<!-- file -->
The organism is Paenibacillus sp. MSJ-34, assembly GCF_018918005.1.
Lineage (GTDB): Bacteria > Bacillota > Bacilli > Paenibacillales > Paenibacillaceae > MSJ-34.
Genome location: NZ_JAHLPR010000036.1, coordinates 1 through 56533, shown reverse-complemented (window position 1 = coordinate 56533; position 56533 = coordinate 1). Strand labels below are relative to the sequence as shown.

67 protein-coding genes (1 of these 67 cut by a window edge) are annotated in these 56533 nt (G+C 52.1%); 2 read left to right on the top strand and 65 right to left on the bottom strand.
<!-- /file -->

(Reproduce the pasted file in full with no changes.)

The organism is Paenibacillus sp. MSJ-34, assembly GCF_018918005.1.
Lineage (GTDB): Bacteria > Bacillota > Bacilli > Paenibacillales > Paenibacillaceae > MSJ-34.
Genome location: NZ_JAHLPR010000036.1, coordinates 1 through 56533, shown reverse-complemented (window position 1 = coordinate 56533; position 56533 = coordinate 1). Strand labels below are relative to the sequence as shown.

67 protein-coding genes (1 of these 67 cut by a window edge) are annotated in these 56533 nt (G+C 52.1%); 2 read left to right on the top strand and 65 right to left on the bottom strand.